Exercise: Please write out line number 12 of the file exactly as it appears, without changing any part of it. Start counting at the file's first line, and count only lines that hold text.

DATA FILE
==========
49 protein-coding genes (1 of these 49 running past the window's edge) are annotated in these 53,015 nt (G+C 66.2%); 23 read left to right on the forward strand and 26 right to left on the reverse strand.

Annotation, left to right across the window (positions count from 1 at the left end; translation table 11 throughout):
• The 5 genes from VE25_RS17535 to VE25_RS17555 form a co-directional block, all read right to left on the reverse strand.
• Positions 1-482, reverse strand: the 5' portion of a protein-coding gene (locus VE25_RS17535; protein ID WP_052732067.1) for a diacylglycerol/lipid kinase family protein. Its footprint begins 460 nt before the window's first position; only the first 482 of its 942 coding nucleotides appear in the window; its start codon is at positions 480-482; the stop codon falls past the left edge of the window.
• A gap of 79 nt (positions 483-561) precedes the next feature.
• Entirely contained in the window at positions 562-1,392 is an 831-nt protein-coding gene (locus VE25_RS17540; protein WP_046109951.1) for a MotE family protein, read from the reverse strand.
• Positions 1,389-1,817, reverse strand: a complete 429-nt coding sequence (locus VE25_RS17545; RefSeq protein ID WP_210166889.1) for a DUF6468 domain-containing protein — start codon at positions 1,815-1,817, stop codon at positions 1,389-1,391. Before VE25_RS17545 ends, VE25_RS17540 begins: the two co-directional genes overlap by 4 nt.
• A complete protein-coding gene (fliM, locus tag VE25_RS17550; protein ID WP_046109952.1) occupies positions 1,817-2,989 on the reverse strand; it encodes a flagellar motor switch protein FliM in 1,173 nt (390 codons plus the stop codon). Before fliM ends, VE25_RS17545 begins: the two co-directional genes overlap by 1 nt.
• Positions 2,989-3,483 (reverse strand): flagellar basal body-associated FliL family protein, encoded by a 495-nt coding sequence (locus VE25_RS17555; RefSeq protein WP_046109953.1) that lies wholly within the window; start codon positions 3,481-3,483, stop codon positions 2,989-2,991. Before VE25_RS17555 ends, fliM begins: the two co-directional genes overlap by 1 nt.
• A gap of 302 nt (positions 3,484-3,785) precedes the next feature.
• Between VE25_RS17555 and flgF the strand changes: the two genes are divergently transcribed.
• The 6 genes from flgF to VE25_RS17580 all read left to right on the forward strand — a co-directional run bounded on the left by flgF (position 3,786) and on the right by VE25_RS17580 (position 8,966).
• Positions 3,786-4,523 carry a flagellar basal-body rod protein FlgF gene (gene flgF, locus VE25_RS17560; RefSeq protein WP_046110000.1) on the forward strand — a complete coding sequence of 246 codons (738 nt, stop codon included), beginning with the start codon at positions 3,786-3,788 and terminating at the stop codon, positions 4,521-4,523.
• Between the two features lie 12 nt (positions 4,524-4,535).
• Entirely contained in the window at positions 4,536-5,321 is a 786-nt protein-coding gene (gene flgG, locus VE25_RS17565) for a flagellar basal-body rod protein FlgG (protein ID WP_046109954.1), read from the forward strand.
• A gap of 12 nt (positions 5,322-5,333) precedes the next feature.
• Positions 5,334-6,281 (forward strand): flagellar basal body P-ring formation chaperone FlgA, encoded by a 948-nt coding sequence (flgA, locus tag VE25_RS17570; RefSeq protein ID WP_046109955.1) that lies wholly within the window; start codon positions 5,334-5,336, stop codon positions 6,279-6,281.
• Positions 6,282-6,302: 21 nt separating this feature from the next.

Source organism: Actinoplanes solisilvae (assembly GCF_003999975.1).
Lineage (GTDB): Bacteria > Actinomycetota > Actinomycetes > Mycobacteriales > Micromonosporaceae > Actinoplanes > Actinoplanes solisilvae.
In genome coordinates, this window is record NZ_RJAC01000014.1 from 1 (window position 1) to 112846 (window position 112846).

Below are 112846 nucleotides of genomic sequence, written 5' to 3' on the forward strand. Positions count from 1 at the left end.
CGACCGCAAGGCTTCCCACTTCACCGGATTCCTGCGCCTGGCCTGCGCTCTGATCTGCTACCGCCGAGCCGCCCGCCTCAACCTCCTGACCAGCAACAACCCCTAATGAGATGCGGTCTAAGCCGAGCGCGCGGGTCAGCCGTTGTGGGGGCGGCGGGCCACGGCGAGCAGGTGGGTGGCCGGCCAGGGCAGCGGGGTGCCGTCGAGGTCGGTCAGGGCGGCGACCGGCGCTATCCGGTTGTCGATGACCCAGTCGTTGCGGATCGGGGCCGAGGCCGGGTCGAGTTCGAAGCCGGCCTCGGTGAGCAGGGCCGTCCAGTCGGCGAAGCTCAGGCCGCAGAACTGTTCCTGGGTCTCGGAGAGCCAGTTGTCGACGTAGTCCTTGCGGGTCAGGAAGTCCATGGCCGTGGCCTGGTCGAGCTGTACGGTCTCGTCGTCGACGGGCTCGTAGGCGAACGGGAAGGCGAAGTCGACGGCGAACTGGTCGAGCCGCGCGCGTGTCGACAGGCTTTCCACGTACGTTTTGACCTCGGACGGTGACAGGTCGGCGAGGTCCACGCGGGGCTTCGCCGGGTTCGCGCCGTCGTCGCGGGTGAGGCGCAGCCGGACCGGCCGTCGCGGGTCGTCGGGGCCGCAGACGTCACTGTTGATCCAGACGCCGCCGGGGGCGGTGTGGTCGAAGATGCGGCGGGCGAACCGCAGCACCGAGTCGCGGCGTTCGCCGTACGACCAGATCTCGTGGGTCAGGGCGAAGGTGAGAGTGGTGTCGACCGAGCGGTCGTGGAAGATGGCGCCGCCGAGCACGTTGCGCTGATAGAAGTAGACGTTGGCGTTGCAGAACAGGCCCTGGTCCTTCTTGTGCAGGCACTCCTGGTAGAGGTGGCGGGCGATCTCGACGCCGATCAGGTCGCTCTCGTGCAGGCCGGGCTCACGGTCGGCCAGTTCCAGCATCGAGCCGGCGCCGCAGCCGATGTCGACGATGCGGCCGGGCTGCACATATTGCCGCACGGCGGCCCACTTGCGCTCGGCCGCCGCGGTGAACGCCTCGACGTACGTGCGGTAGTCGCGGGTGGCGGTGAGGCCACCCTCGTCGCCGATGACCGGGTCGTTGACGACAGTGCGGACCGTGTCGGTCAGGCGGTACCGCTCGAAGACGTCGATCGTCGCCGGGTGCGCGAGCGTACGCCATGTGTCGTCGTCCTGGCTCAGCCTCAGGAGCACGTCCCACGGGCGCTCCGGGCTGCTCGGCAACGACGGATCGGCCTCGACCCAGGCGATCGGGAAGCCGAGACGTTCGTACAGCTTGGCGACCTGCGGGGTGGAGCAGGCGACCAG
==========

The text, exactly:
• The 6 genes from flgF to VE25_RS17580 all read left to right on the forward strand — a co-directional run bounded on the left by flgF (position 3,786) and on the right by VE25_RS17580 (position 8,966).